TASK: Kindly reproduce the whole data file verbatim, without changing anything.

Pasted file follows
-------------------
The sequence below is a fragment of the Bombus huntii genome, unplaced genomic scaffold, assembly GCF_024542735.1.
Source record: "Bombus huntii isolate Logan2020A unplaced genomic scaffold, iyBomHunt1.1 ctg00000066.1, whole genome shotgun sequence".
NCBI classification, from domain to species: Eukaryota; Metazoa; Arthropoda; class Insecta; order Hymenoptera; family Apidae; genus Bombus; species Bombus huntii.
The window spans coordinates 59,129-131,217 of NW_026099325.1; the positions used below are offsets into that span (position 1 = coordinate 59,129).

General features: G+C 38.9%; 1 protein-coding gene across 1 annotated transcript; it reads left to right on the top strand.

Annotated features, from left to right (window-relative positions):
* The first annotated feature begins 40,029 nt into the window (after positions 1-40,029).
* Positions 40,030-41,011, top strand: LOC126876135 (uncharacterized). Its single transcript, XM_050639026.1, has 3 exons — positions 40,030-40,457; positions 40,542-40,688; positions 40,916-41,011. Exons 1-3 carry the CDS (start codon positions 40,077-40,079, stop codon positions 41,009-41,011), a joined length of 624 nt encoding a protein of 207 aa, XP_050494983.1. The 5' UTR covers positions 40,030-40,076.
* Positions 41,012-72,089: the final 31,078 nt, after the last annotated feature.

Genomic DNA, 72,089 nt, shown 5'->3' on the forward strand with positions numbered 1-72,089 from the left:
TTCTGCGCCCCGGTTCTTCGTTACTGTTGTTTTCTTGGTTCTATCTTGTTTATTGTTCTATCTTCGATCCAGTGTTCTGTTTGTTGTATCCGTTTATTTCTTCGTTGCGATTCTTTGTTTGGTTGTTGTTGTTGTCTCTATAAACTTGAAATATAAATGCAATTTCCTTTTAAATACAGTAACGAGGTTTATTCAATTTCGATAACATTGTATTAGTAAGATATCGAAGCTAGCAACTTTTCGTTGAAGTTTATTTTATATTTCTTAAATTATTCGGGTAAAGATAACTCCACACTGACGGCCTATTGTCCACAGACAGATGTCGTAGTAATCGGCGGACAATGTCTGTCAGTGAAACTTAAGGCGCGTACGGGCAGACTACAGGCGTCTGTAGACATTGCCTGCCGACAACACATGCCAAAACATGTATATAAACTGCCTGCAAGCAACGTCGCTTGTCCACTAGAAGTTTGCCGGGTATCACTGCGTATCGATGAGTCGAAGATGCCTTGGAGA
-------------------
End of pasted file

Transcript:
The sequence below is a fragment of the Bombus huntii genome, unplaced genomic scaffold, assembly GCF_024542735.1.
Source record: "Bombus huntii isolate Logan2020A unplaced genomic scaffold, iyBomHunt1.1 ctg00000066.1, whole genome shotgun sequence".
NCBI classification, from domain to species: Eukaryota; Metazoa; Arthropoda; class Insecta; order Hymenoptera; family Apidae; genus Bombus; species Bombus huntii.
The window spans coordinates 59,129-131,217 of NW_026099325.1; the positions used below are offsets into that span (position 1 = coordinate 59,129).

General features: G+C 38.9%; 1 protein-coding gene across 1 annotated transcript; it reads left to right on the top strand.

Annotated features, from left to right (window-relative positions):
* The first annotated feature begins 40,029 nt into the window (after positions 1-40,029).
* Positions 40,030-41,011, top strand: LOC126876135 (uncharacterized). Its single transcript, XM_050639026.1, has 3 exons — positions 40,030-40,457; positions 40,542-40,688; positions 40,916-41,011. Exons 1-3 carry the CDS (start codon positions 40,077-40,079, stop codon positions 41,009-41,011), a joined length of 624 nt encoding a protein of 207 aa, XP_050494983.1. The 5' UTR covers positions 40,030-40,076.
* Positions 41,012-72,089: the final 31,078 nt, after the last annotated feature.

Genomic DNA, 72,089 nt, shown 5'->3' on the forward strand with positions numbered 1-72,089 from the left:
TTCTGCGCCCCGGTTCTTCGTTACTGTTGTTTTCTTGGTTCTATCTTGTTTATTGTTCTATCTTCGATCCAGTGTTCTGTTTGTTGTATCCGTTTATTTCTTCGTTGCGATTCTTTGTTTGGTTGTTGTTGTTGTCTCTATAAACTTGAAATATAAATGCAATTTCCTTTTAAATACAGTAACGAGGTTTATTCAATTTCGATAACATTGTATTAGTAAGATATCGAAGCTAGCAACTTTTCGTTGAAGTTTATTTTATATTTCTTAAATTATTCGGGTAAAGATAACTCCACACTGACGGCCTATTGTCCACAGACAGATGTCGTAGTAATCGGCGGACAATGTCTGTCAGTGAAACTTAAGGCGCGTACGGGCAGACTACAGGCGTCTGTAGACATTGCCTGCCGACAACACATGCCAAAACATGTATATAAACTGCCTGCAAGCAACGTCGCTTGTCCACTAGAAGTTTGCCGGGTATCACTGCGTATCGATGAGTCGAAGATGCCTTGGAGA